When I go to Mass, I sometimes unconsciously sway as if I am holding a baby. My oldest is almost 16 years old, my middle almost 14, and my youngest is 9 but I still do this. In my rainbow mask this past Sunday, I swayed and sang and wept. I buried a stillborn child in 2009, our third. The tissue we shared, flesh that was supposed to give life and nurture, the umbilical cord . . . instead of feeding and nurturing my child, it wrapped around his ankle and he died, killed by something between us that was us.
My oldest daughter, who was then four, wanted to name her dead brother Suzy Boozy or Rainbow. Rainbow seemed more appropriate and a lovely promise. A song I used to know well still sings in my head as I remember, “A rainbow makes a promise that life is here to stay. Promise that there is more to life than what there is today . . .” I swayed in Mass this past Sunday and wept. After we lost Rainbow – who we eventually, more officially, named Matthew Probst Miller – I carried great shame. How could my body do this? How could my body not just give life? How could my body also kill?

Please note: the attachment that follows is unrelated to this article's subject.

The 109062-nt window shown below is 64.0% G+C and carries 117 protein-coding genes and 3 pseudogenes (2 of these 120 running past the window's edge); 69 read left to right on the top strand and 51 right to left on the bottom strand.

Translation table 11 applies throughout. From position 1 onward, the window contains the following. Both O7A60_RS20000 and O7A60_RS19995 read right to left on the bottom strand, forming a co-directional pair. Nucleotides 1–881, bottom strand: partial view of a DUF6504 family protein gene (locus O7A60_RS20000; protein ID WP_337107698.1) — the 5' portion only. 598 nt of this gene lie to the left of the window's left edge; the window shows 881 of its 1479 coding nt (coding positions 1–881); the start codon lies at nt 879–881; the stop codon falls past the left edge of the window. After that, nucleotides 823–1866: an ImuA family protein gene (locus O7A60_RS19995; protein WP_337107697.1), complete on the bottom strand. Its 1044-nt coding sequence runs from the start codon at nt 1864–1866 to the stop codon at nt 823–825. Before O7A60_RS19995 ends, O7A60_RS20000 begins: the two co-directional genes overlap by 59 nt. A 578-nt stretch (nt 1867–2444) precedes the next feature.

I swayed and wept in my rainbow mask and felt that same shame come back. How could my church body do this? How could the church body speak these words? I swayed and felt shame, that something that feels like a part of me could do this and proclaim words that could kill…that could plant seeds of shame in a fellow brother or sister . . . that could plant seeds of shame in the one out of ten LGTBQ children sitting there listening.
“How can we be a part of this?” my daughter asks. And I as a mother know the church is not universally safe for developing children, not safe for my children. And I mourn this. I mourn this wounded hurting church. How dare you call her Mother, Fathers? How dare you? Pigs protect their young. Why not you?